We then shift the focus to the present and somebody's been leaking information about Frank's disappearance to the newspapers, which Darrow is naturally, not too keen on. His prime suspect of course is Liza, who is quickly threatened that Frank's conditions could only get worse if she continues. His response to her trying to get him to tell the town council is for him to disband the town council, and Frank's conditions do only get worse indeed. However, that's not the end for Darrow as the reporter threatens Darrow with exposure about what's happening to Winter, whilst Darrow does his best to negotiate. This works and now the reporter no longer answers to Liza, despite her best protests, and as a result, her methods to get Frank back are slowly failing at every turn. Darrow even goes to extreme lengths and tells her that he was cheating on her, but at least one thing that Darrow doesn't have leverage on is her daughter, Callie, who Dunlavey informs her is in Canada and out of the General's reach. Liza as a last resort heads to Glen, the scientist who Frank met in the flashbacks, and as a result, takes her to Einstein, making the same journey effectively that Frank has done. Only instead of this time of convincing the President to start building Nuclear Weapons, she's trying to save her husband. It's a powerful character arc that puts Liza in the spotlight and we learnt the lengths that she'd go to to free Frank.

Of course Liza was not the only character who's arc progressed this week as, much like with the Charlie and Frank centric episodes, we spent time with the supporting cast who were able to further the momentum of the story. Abby's work as a switchboard operator allowed her to spy on Oppenheimer and the knowledge that he has secrets of his own, and as a result, she promptly makes a potentially bad decision in order to tell Oppenheimer's wife. With the knowledge that she thinks that Charlie should have Oppenheimer's job this could be seen has her way as undermining Oppenheimer so Charlie can get his position, and advance even further up his career path, further revealing just how much Abby has changed as a character. She's trying to drag Oppenheimer down but this can of course, have mixed results.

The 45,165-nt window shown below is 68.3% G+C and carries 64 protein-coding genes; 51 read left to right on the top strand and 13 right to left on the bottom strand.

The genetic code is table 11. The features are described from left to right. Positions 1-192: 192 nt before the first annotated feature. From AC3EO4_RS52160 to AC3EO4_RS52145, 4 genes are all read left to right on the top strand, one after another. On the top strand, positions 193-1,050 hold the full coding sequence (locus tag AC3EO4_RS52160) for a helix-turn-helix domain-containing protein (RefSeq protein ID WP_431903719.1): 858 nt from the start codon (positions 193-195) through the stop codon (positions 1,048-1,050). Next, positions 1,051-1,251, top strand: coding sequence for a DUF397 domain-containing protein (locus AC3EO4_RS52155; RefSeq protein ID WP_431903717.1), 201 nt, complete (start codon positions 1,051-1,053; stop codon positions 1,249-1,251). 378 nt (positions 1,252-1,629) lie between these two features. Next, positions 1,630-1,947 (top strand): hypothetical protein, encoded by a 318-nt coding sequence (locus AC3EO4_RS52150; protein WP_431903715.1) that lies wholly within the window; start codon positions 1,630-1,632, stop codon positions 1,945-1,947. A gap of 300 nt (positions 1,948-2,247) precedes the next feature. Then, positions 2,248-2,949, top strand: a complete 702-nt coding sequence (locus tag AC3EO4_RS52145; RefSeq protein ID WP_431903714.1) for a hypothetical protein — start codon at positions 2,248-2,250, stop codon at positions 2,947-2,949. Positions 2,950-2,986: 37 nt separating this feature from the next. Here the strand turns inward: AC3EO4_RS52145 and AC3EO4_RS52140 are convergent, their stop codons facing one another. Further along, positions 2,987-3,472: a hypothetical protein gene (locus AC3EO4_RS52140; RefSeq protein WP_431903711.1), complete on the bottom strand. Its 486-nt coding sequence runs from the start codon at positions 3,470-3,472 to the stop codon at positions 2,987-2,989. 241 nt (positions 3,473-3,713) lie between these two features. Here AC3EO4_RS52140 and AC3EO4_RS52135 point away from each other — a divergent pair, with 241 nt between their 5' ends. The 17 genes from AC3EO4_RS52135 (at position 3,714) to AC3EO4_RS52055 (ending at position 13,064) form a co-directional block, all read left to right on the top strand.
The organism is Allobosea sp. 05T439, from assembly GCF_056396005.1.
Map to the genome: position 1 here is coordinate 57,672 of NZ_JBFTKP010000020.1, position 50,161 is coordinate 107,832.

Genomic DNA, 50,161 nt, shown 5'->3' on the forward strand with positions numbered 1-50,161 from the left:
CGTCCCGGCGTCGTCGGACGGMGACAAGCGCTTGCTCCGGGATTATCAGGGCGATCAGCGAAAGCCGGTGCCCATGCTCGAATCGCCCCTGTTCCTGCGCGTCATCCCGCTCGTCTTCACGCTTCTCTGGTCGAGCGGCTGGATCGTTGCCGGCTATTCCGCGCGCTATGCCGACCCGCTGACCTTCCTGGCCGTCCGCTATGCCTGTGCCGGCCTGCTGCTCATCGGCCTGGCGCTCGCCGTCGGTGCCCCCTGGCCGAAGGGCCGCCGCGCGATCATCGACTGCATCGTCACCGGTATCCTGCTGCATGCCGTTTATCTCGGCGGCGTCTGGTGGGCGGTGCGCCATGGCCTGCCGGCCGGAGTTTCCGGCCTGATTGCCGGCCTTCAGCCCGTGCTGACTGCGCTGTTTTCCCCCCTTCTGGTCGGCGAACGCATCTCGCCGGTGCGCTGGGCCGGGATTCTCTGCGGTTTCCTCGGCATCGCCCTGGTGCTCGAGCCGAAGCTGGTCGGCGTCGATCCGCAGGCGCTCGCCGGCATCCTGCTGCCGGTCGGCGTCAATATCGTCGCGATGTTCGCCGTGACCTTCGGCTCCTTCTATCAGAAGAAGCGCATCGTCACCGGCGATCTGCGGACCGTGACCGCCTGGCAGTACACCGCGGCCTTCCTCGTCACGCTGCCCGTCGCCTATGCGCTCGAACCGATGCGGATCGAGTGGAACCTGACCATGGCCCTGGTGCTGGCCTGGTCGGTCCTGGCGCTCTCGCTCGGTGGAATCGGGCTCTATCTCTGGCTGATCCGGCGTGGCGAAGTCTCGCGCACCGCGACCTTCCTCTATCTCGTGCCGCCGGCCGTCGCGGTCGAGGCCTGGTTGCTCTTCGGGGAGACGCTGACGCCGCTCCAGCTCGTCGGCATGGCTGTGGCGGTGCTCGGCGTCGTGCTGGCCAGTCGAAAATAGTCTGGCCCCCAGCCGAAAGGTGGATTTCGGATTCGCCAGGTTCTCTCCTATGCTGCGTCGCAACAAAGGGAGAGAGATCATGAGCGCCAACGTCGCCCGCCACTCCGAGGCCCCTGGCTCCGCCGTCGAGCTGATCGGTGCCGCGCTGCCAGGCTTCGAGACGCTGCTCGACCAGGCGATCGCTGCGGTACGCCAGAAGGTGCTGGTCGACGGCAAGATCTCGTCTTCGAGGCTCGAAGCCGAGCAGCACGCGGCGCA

Mamie Gummer and Neve Campbell joined the show in these week's episode, with Gummer playing Meeks' contact, as we also learnt more about Meeks this episode, and this as a result allowed Campbell to be the unfortunate wife of Oppenheimer who learnt that he was cheating on him from Abby. It also looks likely that Dunlavey is doing his best to earn redemption in Liza's eyes by telling her what happened to Callie, as well as Frank, and it's interesting to see his character arc this season as well, even if he's only ultimately a minor player.

Overall Episode Verdict:: A-
+Olivia Williams' performance.


The second episode that I'm reviewing switched the focus on Oppenheimer and also solved a solution to Frank Winter's incarceration, thanks to a telephone call from Eleanor Roosevelt. The decision to keep Roosevelt and Eisenstein's interaction off screen and out of the picture worked, leaving us to debate what exactly Eisenstein told Roosvelt, but also allowed the characters to come to the forefront once more in another strong, driven episode. As the title suggests Overlord follows the action in 1994 during the Operation Overlord, which of course is the codename for the allied invasion of Normandy and occupied France in WW2. This allows a good scale to be laid down in place of time, as we now know that there is only one year left until the end of the war. Does this mean that there is not long left for Manhattan? Or will plenty more things change over time? Needless to say, I can't wait to find out what happens to these characters, because I'm really invested in them.

Overlord was Oppenheimer's episode. This allowed one of the few historical figures that we have in the series as a recurring star to really show what he was capable of, and it was great to see how he dealt with everything, especially as Abby continued to scheme to advance Charlie's Career prospects, at the cost of Oppenheimer's. However, Charlie actually does not want Oppenheimer's job, he's too busy with his own, which naturally hit a flaw in Abby's plan. But apart from that, there wasn't much else that these two characters really got up to, with the main attention focused on Oppenheimer. With the revelation that he's cheating on his wife being revealed by Abby in the previous episode we learn that he is in fact, ready to quit and run off with Jean, the girl who he's having an affair with. This has a knock on effect because everyone's not quite sure whether Oppenheimer leaving or staying would ultimately result in, and it will certainly of course have changes, but the question is, how many? And will they benefit the characters who will be most affected?